Catholic Prophecy: If You Believe in Fatima Then Pay Attention to Russia…The Rise of Christianity in Russia – Fatima and Medjugorje Connect in Mysterious Way.
Mystic Post Note: Many Catholics know that Russia was mentioned at Fatima. But few are aware of how significant Russia’s role at the apparitions truly were. At Fatima, Our Lady said Russia will “error” if the country was not consecrated” to her heart by the Holy Father. The consecration was not made and this led to world wide communism and a great persecution of the Christian faith.
The Fatima visionaries were so startled and confused about the frequent mentions of “Russia” (they had not even heard of the country) that they thought the Virgin Mary was speaking of a “very bad women”. To this day Russia’s central role in the apparitions at Fatima remains a great mystery.
Then in 1981 the Blessed Mother said at Medjugorje that “Russia will come to glorify God the most, the West will make modern progress but without God.” In August of 1991 the Blessed Mother, again at Medjugorje, said “Medjugorje is the continuation and fulfillment of Fatima.
So we can see how Russia is the logical connection between Fatima and Medjugorje and because of this Mystic Post pays close attention developments in Russia and the relationship that country has with the “West”, particularly with the United States.
The following article was published today and provides insights into the sudden rise of christianity in Russia.
A decision taken this week threatens to raise still higher tension between Russia and Ukraine. A synod meeting in Istanbul granted Ukraine permission to set up its own Orthodox church — in effect granting the opportunity for independence from the Russian Orthodox church.
To outsiders, this might seem like a matter most of interest to those concerned with doctrinal differences between or within denominations. It is not. This apparently spiritual matter carries a high political charge. The governments of Russia and Ukraine — neighbouring countries which share centuries of historical, cultural, and political ties — have been implacable enemies since 2014, when Russia annexed Crimea, part of Ukraine. For years since then, Russia and Ukraine have blamed each other for bloody unrest in Eastern Ukraine, fighting which has taken thousands of lives.
The Ukrainian leadership — both spiritual and political — has been clear on the significance of the decision. Reuters quoted the President of Ukraine, Petro Poroshenko, as saying that it had, ‘finally dispelled the imperial illusions and chauvinistic fantasies of Moscow.’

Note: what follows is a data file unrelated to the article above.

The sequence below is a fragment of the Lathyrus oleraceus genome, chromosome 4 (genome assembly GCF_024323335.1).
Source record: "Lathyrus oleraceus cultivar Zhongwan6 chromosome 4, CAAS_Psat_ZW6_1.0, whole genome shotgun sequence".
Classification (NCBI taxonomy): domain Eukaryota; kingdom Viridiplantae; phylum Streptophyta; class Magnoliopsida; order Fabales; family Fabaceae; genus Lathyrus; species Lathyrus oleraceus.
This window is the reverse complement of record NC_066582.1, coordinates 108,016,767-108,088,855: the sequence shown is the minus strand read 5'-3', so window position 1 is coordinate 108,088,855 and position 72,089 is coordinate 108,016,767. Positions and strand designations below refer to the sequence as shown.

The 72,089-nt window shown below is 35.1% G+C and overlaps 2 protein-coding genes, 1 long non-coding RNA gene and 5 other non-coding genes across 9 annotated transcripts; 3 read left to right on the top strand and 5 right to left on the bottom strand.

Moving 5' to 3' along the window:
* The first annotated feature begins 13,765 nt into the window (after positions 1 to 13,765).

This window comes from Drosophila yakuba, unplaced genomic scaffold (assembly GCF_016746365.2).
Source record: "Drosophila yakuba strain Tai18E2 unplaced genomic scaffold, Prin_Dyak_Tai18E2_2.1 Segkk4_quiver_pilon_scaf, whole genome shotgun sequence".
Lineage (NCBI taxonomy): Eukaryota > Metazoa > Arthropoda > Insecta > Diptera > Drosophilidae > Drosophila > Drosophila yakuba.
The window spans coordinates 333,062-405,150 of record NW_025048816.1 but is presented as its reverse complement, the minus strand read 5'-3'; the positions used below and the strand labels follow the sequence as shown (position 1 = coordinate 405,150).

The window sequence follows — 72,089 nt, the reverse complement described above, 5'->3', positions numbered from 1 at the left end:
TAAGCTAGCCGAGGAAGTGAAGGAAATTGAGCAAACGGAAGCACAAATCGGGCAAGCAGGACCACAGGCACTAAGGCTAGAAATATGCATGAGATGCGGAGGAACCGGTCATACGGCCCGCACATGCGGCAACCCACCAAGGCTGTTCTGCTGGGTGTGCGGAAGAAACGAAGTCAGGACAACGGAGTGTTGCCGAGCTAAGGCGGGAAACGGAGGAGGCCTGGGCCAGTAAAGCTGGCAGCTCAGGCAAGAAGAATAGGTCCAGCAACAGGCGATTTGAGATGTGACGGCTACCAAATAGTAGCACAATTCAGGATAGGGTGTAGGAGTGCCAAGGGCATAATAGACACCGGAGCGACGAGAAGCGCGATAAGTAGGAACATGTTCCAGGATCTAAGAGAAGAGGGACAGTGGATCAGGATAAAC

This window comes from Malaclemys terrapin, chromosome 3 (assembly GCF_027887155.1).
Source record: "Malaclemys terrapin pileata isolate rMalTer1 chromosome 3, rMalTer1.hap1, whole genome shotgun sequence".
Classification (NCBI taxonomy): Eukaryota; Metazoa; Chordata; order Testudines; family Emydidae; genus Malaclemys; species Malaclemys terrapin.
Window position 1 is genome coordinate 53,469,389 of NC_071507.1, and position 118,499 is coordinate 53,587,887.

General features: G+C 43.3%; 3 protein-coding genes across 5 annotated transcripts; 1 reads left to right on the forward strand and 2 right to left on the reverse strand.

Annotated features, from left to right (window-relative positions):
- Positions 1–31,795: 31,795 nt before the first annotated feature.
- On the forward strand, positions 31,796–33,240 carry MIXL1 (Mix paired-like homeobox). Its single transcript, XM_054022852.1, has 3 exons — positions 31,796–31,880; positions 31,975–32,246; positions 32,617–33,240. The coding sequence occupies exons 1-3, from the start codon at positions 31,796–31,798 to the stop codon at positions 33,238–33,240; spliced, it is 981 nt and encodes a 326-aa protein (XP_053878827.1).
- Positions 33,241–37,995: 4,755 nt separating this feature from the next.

Patriarch Filaret, seen as a likely head of the independent Ukrainian church, has previously been sharply critical of the Russian President, Vladimir Putin — even going so far as to suggest that Mr Putin is possessed by Satan.
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These words could be dismissed as those of a bitter opponent — that is, in one sense, what they are — but their significance is greater than that. Although he was — as a KGB officer — a loyal servant of the atheist Soviet state, Mr Putin has made much in recent years of his willingness to embrace his country’s Orthodox Christian traditions — bringing them into twenty-first century politics by his own public actions.
Throughout his two decades at the top of Russian politics, Mr Putin has frequently been pictured meeting senior members of the clergy, in particular the head of the Russian Orthodox Church, Patriarch Kirill. This year, the Russian president was even filmed immersing himself in a lake as part of a religious ritual to mark Epiphany — which falls at what is usually the coldest part of the bitter Russian winter.
While Mr Putin’s public demonstrations of faith may not have inspired his compatriots regularly to attend church in greater numbers, public opinion surveys regularly suggest that since the Soviet period many more people have come to consider themselves Orthodox Christian.
One superficial way this was noticeable to this author was as a correspondent based in Moscow for many years during the 1990s and early 2000s. In the 1990s, taxi drivers often had pornographic pictures on their dashboards or rear-view mirrors. By the 2000s, reproductions of religious icons seemed much more common (although this might simply have been an attempt to protect against Russia’s notoriously high rate of road accidents).
Religion has become an extremely important part of identity in the former Soviet Union, and an integral part of the way President Putin presents himself has a leader. It is no wonder, therefore, that President Poroshenko sees this week’s decision as an end to what he called ‘imperial illusions.’
In that sense, the announcement represents a win for Ukraine, and a loss for Russia – which has responded by stating its opposition to any steps, ‘that lead to a deep split in the Orthodox world.’ The decision also threatens to formalize a further division between the governments of two countries who have been allies for so much of their shared history.
James Rodgers is currently writing Assignment Moscow: Reporting Russia from Lenin to Putin, due to be completed in 2019. He is the author of three previous books on international affairs.